In this dizzying literary puzzle, the hapless protagonist is doomed to relive the same day over and over unless he can solve a murder at a masquerade ball.
The narrator, Aiden Bishop, wakes up in a forest outside Blackheath House, “a sprawling Georgian manor house,” not knowing who or where he is—or why he's screaming the name Anna. A man in a beaked plague-doctor mask brings him up to speed: For eight days, Aiden will wake up in the body of a different witness to the shooting of young beauty Evelyn Hardcastle. If at the end of that extended week, during which Aiden will remember all that occurs, he fails to identify the killer and break the bizarre murder cycle, he will have his memory wiped and be forced to start from the beginning. "It's like I've been asked to dig a hole with a shovel made of sparrows," Aiden moans. To be real or not to be real, that is the question for Aiden, who struggles after his own identity while being "hosted" by individuals who include the lord of the manor, a doctor, and a butler. Borrowing liberally from such cultural milestones as Groundhog Day, Quantum Leap, and Eyes Wide Shut—and, of course, the stories of Agatha Christie—the book has a built-in audience. It's a fiendishly clever and amusing novel with explosive surprises, though in the absence of genuine feeling, it tends to keep its audience at arm's length.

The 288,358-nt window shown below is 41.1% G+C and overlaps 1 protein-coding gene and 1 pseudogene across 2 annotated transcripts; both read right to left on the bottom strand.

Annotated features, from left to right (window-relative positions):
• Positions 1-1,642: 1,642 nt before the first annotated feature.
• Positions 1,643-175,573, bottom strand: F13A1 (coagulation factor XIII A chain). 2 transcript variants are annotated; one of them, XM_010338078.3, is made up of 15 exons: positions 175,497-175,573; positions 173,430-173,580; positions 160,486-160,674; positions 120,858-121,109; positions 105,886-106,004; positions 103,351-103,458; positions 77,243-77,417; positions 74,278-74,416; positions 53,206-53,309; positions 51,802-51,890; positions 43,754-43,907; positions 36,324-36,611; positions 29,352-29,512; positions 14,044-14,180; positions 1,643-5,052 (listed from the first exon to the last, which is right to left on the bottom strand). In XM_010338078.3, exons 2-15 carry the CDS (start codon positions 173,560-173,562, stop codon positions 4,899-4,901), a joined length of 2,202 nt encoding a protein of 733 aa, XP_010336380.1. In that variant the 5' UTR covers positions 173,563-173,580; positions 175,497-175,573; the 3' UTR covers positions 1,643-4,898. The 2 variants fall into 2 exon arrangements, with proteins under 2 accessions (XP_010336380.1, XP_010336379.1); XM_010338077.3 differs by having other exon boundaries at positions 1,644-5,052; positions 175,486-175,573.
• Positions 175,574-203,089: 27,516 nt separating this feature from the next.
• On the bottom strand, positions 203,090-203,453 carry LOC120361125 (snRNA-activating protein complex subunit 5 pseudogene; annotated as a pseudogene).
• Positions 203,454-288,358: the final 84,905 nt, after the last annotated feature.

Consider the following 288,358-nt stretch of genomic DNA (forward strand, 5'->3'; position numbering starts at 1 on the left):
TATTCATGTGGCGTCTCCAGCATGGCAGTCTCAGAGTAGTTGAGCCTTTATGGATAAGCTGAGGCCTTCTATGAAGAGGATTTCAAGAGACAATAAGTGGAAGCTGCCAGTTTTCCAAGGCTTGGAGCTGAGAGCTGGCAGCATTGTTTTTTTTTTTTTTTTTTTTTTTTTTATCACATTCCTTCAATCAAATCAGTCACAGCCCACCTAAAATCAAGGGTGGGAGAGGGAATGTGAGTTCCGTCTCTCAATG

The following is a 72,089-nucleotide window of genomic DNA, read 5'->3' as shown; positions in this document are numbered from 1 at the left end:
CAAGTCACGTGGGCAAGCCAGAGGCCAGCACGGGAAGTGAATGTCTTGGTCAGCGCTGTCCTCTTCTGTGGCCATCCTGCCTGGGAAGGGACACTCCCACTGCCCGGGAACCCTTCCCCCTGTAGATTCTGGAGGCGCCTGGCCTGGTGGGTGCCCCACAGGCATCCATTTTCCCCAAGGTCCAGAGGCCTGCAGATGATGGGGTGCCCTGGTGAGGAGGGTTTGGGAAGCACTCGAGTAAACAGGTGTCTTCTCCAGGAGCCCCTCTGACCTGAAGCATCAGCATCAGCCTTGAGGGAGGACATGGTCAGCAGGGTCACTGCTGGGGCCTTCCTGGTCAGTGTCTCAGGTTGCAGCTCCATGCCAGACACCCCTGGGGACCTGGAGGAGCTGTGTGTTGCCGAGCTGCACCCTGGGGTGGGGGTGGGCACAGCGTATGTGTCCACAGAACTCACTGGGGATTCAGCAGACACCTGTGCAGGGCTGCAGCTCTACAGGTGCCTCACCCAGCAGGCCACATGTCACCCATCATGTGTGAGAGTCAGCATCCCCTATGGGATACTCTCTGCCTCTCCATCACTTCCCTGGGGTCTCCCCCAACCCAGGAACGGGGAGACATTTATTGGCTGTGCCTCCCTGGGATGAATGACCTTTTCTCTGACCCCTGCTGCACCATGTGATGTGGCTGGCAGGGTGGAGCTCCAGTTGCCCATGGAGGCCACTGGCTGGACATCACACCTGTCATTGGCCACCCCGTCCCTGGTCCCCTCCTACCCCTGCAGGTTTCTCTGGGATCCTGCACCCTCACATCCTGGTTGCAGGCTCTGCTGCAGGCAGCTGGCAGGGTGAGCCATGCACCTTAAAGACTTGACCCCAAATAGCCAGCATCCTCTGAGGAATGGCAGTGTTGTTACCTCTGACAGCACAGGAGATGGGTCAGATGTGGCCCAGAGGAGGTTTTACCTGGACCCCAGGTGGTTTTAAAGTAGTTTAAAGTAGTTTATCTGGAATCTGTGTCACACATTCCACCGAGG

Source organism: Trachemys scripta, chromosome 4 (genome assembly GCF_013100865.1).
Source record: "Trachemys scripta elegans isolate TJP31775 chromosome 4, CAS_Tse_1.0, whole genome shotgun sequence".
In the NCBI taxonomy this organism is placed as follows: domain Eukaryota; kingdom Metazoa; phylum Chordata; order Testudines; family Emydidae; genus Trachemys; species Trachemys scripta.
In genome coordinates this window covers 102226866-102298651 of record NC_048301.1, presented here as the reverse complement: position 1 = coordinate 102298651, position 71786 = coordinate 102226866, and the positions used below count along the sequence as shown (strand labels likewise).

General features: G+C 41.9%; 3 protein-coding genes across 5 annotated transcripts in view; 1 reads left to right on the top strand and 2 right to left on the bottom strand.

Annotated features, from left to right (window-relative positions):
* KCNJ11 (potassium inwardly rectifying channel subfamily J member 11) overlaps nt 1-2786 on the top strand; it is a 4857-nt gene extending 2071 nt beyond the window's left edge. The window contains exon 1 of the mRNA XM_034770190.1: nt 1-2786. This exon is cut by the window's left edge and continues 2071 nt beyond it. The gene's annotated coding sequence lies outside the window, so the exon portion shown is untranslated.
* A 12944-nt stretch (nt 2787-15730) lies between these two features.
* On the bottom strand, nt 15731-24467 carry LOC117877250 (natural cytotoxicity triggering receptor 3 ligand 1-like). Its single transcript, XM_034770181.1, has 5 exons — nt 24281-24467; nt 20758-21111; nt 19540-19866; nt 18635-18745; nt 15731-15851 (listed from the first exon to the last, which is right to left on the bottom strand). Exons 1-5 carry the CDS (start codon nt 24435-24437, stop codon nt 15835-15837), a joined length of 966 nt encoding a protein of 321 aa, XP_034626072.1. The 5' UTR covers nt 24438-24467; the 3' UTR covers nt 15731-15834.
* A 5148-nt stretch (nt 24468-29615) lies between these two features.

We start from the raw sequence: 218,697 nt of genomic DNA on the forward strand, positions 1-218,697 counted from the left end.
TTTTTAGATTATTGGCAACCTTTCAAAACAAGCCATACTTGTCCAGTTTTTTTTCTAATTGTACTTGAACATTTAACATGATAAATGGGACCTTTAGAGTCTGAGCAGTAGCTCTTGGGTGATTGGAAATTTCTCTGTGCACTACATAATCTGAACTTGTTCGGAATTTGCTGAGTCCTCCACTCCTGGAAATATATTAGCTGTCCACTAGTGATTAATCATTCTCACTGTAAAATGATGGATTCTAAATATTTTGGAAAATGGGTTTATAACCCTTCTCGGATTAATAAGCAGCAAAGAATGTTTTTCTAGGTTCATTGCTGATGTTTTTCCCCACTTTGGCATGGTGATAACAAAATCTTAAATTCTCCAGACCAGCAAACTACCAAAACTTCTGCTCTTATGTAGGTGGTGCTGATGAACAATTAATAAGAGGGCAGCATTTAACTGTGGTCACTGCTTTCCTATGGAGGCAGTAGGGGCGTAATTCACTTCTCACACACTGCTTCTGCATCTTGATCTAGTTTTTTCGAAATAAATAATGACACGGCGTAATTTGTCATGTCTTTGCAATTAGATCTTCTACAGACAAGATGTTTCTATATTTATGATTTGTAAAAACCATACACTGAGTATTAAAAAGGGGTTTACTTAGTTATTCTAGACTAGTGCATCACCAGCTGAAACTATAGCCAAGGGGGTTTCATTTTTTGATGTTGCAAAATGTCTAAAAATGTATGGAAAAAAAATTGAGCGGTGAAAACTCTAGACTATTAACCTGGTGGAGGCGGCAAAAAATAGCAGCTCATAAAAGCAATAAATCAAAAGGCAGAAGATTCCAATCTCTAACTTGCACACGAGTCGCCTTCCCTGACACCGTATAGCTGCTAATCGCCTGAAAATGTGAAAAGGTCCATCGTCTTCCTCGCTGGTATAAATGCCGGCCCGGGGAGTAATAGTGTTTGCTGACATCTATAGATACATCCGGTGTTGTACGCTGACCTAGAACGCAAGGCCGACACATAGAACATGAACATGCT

Turton's debut is a brainy, action-filled sendup of the classic mystery, though readers may be hard-pressed to keep up with all its keenly calibrated twists and turns for more than 400 pages.